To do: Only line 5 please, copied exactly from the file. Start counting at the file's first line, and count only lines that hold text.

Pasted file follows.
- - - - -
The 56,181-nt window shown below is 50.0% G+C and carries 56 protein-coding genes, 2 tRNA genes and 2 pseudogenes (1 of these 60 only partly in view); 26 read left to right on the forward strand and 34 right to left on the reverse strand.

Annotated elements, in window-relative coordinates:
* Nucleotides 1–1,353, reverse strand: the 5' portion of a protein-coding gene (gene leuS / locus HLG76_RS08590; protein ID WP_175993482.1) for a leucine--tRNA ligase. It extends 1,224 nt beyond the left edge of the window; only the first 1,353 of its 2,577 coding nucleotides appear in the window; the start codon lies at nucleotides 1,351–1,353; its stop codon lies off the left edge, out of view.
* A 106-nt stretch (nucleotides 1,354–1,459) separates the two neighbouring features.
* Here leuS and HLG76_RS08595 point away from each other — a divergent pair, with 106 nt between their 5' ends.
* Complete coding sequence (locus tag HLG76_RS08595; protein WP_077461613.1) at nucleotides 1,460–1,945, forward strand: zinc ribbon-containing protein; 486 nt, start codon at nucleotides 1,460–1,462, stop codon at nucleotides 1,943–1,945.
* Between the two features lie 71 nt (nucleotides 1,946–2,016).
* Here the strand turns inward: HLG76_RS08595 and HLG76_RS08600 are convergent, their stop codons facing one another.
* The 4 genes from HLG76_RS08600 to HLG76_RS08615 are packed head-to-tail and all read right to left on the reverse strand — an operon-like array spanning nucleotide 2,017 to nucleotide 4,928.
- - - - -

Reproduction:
* Here leuS and HLG76_RS08595 point away from each other — a divergent pair, with 106 nt between their 5' ends.